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Massachusetts Woman Files Stryker LFIT V40 Femoral Stem Lawsuit

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Back in January 2017, plaintiffs filed a motion with the U.S. Judicial Panel on Multidistrict Litigation (JPML) seeking consolidation of all Stryker LFIT V40 femoral head lawsuits, stating that consolidation would serve the convenience of all parties involved, and would help avoid duplicative and conflicting rulings. They named the U.S. District Court for the District of Massachusetts as the best location for pre-trial proceedings.

The defendants (Howmedica Osteonics Corp, often referred to as Stryker Orthopaedics) filed a motion opposing consolidation, arguing that it was inappropriate considering the small number of actions pending and that the Stryker LFIT V40 femoral head is used in so many different totally hip replacement systems, thereby reducing common questions of fact.

The number of cases is increasing, however. On February 22, 2017, a Massachusetts woman filed a Stryker LFIT V40 femoral head lawsuit in the District of Massachusetts, claiming that after she was implanted with a hip system including this component, she suffered serious injuries.

Plaintiff Suffers from Stryker LFIT V40 Metallosis and Trunnionosis

According to her complaint, the plaintiff received a hip implant that included the LFIT V40 femoral head on July 30, 2007. She says that after implantation she started experiencing discomfort in the area of the hip joint. She went to her doctor, and after several tests, it was determined that there was no infection, malposition or loosening of the device. Initially, it seemed that everything was fine.

A further diagnostic workup, however, revealed that the plaintiff had markedly increased levels of metal ions in her blood. This sort of finding indicates a condition called “metallosis,” in which metal components in the hip joint rub against one another and shed small pieces of metal into the surrounding joint, as well as leaching metal ions into the bloodstream.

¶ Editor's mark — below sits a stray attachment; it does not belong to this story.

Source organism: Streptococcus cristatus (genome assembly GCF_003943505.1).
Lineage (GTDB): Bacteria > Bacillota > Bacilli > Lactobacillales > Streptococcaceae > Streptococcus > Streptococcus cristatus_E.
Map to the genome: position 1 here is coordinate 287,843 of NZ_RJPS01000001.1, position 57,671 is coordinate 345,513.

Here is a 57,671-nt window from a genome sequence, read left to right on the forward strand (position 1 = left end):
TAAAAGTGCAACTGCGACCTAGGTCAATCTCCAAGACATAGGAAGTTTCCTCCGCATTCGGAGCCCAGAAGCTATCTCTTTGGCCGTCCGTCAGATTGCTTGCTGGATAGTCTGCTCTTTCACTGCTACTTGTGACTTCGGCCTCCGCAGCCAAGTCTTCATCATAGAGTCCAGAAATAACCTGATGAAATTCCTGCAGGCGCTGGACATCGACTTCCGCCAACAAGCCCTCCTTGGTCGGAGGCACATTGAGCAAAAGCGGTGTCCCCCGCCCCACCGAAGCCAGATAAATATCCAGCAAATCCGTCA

This can cause a number of problems including inflammation, pain, and difficulty walking, and can also result in systemic issues including nerve damage, kidney impairment, neurological changes, thyroid problems and cognitive problems.

Based on these findings, the plaintiff’s surgeon recommended revision surgery. The plaintiff underwent revision surgery on July 21, 2014. During the procedure, her doctors discovered that there was significant metallosis and trunnionosis in the hip joint, resulting in soft tissue damage. Trunnionosis is a term describing corrosion between the metal surfaces at the head-neck connection of the joint.

The surgeon also noted corrosion at the taper junction between the Stryker Accolade stem and the Stryker LFIT V40 femoral head. The taper junction is the area that connects the femoral head to the femoral stem.

As with most revision surgeries, this one required the plaintiff to endure extensive rehabilitation. She blames Stryker for allegedly designing a defective product in the Stryker LFIT V40 femoral head. She brings counts of negligence, breach of warranties, and seeks compensatory damages.

Stryker Recalls LFIT V40 Femoral Heads Due to Higher Than Expected Number of Complaints

On August 29, 2016, Stryker released an urgent medical device product field action notification that alerted doctors and hospitals to the company’s voluntary recall of certain LFIT V40 femoral heads. Stryker noted that they were implementing the recall because of a higher than expected number of complaints. They listed potential hazards as including excessive metallic debris and disassociation of the femoral head from the hip stem.